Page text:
Speaking poetry to power

Poets discuss the intersection of personal and political for a pre-election reading at Harvard Art Museums.

By Isa Flores-Jones ‘19

On the one hand, there are inflammatory election seasons. On the other, there are bonfires. This year’s showdown between the Trump and Clinton campaigns has been both. When “locker-room talk” and leaked emails dominate the political stage, the arts provide an arena for genuine expression. Poets, in particular, are ready to answer the call. To that end, five imaginative voices will be part of “A Provocation:A Pre-Election Poetry Reading” at 6 p.m. October 24 at the Harvard Art Museums. Poets Anne Waldman (Matriot Acts and Manatee/Humanity), Tyehimba Jess (Olio and leadbelly), Don Mee Choi (Hardly War), Rodrigo Toscano (Explosion Rocks Springfield) and Juliana Spahr (This Connection of Everyone with Lungs and An Army of Lovers) will present their words and invite the Harvard community to share in a night of exclamation, frustration, reclamation and, yes, provocation.

Waldman, Spahr and Jess talked to me about the ways in which their poetry engages with personal politics and politics in general. An edited and condensed version of their thoughts follows.

Anne Waldman: “Poetry has the possibility to help wake the world up to itself. It’s complicated crimes and its tenderness and beauties as well. This was a view Allen Ginsberg and I shared as we founded the Jack Kerouac School at Naropa University in Boulder, Colorado, in the mid-‘70s. We saw the development of the Outrider tradition as a means of envisioning an ‘activist’ poetics, which could include reading poems at the Rocky Flats Plutonium Plant and being arrested as we worked to help close the place down. We were arrested with Daniel Ellsberg of Pentagon Papers fame. This view includes poems of protest and celebration, and looks at the importance of investigative and documentary poetics and archives as vital histories, not manipulated and manufactured histories. Poets can be seen as the true historians.”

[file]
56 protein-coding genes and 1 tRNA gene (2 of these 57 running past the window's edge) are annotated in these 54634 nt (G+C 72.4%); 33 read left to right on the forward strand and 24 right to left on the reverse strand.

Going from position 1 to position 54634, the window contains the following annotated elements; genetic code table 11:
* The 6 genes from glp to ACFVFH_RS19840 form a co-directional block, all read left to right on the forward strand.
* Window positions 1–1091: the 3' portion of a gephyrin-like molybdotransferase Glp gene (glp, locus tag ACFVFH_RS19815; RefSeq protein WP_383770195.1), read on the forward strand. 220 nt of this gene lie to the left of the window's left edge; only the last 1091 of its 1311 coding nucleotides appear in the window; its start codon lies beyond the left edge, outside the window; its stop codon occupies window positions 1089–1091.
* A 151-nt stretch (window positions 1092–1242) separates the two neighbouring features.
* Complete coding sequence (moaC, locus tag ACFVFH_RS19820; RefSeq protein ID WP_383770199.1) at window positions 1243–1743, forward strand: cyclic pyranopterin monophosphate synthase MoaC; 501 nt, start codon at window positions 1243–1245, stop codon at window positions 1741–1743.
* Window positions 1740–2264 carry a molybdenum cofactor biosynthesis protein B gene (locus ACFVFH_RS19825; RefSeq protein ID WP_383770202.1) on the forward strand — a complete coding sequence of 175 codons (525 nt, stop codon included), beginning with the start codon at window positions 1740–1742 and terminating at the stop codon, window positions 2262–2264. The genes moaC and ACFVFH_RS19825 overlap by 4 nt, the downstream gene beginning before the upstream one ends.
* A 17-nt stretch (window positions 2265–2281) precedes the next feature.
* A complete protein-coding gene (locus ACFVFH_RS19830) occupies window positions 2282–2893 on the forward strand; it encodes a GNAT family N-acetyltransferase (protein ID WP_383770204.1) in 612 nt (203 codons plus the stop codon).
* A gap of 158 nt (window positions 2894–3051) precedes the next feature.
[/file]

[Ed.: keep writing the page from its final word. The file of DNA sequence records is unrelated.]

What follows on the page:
Juliana Spahr “What is often considered to be ‘political’ content shows up in my work. But I tend to think of it less as ‘political’ and more just as what I am thinking about. And I don't really think of myself as a political poet, nor do I want to strive to be that. I write stuff for some reason that probably has to do with a series of peculiar and specific moments that lead me to find the poem as a good place to do some thinking, something that I'm not sure I still think, and here I am right now, but I might not be here in the near future or I could be, too. Who knows? Not me.”

Tyehimba Jess “All art has a political lens. At the same time, that’s not necessarily the only lens through which art should be viewed. There is no real escape from the political. From the topic one chooses to the topic one doesn’t choose, to the perspective that one has as an individual involving oneself in the arts. There’s no way to escape the political ramifications of art. But that doesn’t mean the only impetus behind art is political. I have an understanding of this country’s political process, as one that’s intermediate from the mechanisms of genocide, of slavery, a political process that has been born and bred from those circumstances. I guess what I’m saying is: I write about history. The more I write, the more I see the circles in history repeat themselves, both in our political seasons and in our everyday comedies, in our military, in our prison-industrial complexes, in our entertainment industry. I see my work as an historical reflection into the political forces that have shaped my existence in this country. History is a mirror to the past, a mirror to the present and a vision to possible futures. Those histories are inescapable, even those they’ve been affected by erasure; by disposal. That past keeps keeping up with us.”